Other scientists see risks, but think these new technological fixes are a response to fears of political inaction on combating rising CO2 levels. In a special edition of the Royal Society journal Philosophical Transactions, Brian Launder of the University of Manchester and Michael Thompson of the University of Cambridge said: “While such geo-scale interventions may be risky, the time may well come when they are accepted as less risky than doing nothing. There is increasingly the sense that governments are failing to come to grips with the urgency of setting in place measures that will assuredly lead to our planet reaching a safe equilibrium.” Greenpeace Chief Scientist, Douglas Parr, outlined his concerns to The Guardian, saying : “The wider point is not the pros and cons of particular technologies, but that the scientific community is becoming so scared of our collective inability to tackle climate emissions that such outlandish schemes are being considered for serious study. We already have the technology and know-how to make dramatic cuts in global emissions – but it’s not happening, and those closest to the climate science are coming near to pressing the panic button.”

Some technologies may need to be abandoned because they fail to sequester carbon in adequate amounts, or may even cause environmental damage. According to Science Daily, a recent test by researchers to use iron fertilization to spur plankton growth in oceans wasn’t as successful as planned. “Researchers analysed an area of the Southern ocean known to be naturally rich in iron and their report reveals that the amount of carbon sequestered to the deep ocean for a given input of natural iron falls far short of previous geo-engineering estimates. This has serious implications for proposals to influence climate change through iron fertilisation of the sea.” This research coincided with the halt of a controversial Indo-German expedition also in the Southern Ocean. “Just days ago, a ship carrying scientists from India and Germany were prevented from dumping iron into the sea as part of an experiment to artificially fertilise the ocean and stimulate phytoplankton growth. Reports suggest that the German government suspended the operation following claims by green campaigners that it breaches a UN moratorium on ocean fertilisation.”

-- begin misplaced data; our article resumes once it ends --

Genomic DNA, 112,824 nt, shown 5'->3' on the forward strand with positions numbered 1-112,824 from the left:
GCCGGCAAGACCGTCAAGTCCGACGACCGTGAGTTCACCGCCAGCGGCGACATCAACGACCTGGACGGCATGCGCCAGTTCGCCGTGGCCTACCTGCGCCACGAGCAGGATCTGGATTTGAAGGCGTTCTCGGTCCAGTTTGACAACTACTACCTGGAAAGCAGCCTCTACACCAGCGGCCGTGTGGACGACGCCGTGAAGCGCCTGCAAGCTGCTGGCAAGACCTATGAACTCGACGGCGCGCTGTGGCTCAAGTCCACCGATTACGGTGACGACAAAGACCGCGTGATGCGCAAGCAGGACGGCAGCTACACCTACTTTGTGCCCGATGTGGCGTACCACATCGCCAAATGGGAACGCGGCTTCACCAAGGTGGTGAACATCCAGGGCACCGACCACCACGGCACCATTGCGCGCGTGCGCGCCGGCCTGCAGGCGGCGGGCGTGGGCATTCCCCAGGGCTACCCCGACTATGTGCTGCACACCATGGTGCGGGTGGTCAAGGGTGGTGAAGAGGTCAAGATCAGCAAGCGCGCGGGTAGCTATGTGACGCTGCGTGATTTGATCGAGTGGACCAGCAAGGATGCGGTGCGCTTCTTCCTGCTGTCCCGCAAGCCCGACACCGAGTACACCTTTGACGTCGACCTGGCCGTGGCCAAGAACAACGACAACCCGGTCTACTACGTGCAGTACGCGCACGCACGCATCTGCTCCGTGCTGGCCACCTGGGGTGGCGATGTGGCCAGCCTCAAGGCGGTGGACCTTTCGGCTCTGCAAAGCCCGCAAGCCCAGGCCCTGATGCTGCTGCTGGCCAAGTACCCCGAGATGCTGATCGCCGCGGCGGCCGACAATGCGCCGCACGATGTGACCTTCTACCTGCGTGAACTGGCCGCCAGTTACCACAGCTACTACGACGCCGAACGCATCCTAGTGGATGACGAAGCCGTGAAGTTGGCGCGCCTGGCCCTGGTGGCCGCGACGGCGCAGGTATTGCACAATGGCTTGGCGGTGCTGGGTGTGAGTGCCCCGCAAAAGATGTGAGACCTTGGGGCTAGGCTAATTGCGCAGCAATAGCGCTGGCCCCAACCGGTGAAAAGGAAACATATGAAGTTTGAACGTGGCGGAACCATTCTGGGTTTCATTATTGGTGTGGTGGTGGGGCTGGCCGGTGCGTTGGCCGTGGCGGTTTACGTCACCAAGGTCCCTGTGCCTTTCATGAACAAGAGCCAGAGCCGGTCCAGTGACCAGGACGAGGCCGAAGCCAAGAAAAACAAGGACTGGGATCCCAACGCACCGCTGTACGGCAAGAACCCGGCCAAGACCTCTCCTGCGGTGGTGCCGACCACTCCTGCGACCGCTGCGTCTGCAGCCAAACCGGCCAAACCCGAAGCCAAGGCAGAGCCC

Read the article 
Read earlier Dirt post on using iron to spur plankton growth

Image credit: University of Portsmouth via Science Daily

Update: The New York Times’ Dot Earth Blog reports that Holdren has responded to news coverage of his earlier support for geo-engineering. “Dr. Holdren said that the Associated Press article implied incorrectly that this strategy for climate management was under serious consideration at the White House.”

Holdren wrote in an email to scientists: “I said that the approaches that have been surfaced so far seem problematic in terms of both efficacy and side effects, but we have to look at the possibilities and understand them because if we get desperate enough it will be considered. I also made clear that this was my personal view, not Administration policy. Asked whether I had mentioned geo-engineering in any White House discussions, though, I said that I had. This is NOT the same thing as saying the White House is giving serious consideration to geo-engineering – which it isn’t — and I am disappointed that the headline and the text of the article suggest otherwise.”